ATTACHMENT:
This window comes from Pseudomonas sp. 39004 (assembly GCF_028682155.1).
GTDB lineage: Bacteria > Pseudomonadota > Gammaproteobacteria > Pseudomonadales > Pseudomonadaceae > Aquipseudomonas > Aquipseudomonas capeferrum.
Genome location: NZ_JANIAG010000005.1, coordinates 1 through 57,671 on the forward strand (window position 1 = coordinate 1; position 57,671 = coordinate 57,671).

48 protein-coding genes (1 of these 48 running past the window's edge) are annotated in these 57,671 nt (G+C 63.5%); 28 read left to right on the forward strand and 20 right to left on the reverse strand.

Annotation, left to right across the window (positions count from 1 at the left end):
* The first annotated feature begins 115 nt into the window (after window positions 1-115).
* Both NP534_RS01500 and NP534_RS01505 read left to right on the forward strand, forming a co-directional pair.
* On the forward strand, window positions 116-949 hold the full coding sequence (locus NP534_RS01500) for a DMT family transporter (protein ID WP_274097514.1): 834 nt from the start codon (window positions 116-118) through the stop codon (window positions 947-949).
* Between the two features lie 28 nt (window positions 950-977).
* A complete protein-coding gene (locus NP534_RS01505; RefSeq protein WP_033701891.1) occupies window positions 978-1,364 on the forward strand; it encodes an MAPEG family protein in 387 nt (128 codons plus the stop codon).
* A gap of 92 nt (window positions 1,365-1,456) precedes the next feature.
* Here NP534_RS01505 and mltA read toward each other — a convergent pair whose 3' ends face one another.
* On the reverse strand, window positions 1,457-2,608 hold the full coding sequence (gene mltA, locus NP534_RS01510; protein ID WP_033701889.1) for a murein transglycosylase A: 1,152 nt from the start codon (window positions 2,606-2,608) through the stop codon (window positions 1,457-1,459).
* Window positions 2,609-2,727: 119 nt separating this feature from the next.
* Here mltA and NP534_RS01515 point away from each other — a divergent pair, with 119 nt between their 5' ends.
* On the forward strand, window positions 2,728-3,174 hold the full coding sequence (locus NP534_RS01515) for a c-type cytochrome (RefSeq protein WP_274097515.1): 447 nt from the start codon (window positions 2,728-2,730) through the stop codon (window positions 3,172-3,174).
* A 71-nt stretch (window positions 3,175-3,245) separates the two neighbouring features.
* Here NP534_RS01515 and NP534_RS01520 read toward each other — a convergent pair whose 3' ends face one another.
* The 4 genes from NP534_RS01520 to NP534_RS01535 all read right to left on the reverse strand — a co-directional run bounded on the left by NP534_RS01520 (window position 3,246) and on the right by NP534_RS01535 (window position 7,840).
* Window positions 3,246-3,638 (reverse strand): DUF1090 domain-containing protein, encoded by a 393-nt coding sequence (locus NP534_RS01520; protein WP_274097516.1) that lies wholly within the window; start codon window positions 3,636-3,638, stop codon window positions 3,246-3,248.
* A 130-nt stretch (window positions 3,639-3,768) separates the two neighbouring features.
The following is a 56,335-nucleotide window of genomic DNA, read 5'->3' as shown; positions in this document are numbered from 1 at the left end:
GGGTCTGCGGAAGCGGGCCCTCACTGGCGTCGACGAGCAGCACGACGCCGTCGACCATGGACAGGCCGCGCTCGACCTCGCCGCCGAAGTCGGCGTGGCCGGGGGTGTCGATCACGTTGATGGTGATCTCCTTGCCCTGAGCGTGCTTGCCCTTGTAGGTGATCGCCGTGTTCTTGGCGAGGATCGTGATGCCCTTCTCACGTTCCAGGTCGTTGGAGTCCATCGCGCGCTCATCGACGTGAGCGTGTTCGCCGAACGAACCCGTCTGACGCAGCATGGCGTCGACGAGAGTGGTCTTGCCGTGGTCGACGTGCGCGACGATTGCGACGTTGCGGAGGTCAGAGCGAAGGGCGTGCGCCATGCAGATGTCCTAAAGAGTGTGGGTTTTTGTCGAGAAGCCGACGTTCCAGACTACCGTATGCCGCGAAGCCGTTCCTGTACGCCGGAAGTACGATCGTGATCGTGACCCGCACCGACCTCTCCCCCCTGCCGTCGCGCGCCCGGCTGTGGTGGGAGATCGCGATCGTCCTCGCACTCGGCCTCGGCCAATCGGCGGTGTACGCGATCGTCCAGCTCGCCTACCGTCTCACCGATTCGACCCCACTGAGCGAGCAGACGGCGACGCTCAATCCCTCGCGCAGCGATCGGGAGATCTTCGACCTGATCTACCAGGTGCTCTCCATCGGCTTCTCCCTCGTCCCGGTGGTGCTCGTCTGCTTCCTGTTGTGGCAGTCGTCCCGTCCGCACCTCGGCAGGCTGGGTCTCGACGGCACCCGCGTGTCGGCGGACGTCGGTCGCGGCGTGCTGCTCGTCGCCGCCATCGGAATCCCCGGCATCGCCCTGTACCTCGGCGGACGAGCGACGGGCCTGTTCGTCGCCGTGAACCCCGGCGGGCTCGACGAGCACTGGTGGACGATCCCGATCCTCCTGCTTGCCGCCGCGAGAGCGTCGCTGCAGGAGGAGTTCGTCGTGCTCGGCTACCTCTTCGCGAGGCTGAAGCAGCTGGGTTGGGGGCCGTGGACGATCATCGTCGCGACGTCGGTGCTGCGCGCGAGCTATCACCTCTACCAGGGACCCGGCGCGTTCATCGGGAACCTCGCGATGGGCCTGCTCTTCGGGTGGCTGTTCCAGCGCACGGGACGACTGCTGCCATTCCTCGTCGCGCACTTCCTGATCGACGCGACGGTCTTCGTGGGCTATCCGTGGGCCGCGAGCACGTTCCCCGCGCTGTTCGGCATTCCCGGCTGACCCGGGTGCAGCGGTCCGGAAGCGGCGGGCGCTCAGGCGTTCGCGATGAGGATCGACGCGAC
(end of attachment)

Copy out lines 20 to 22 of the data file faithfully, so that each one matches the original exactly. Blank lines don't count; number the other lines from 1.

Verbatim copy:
* Window positions 3,246-3,638 (reverse strand): DUF1090 domain-containing protein, encoded by a 393-nt coding sequence (locus NP534_RS01520; protein WP_274097516.1) that lies wholly within the window; start codon window positions 3,636-3,638, stop codon window positions 3,246-3,248.
* A 130-nt stretch (window positions 3,639-3,768) separates the two neighbouring features.
The following is a 56,335-nucleotide window of genomic DNA, read 5'->3' as shown; positions in this document are numbered from 1 at the left end: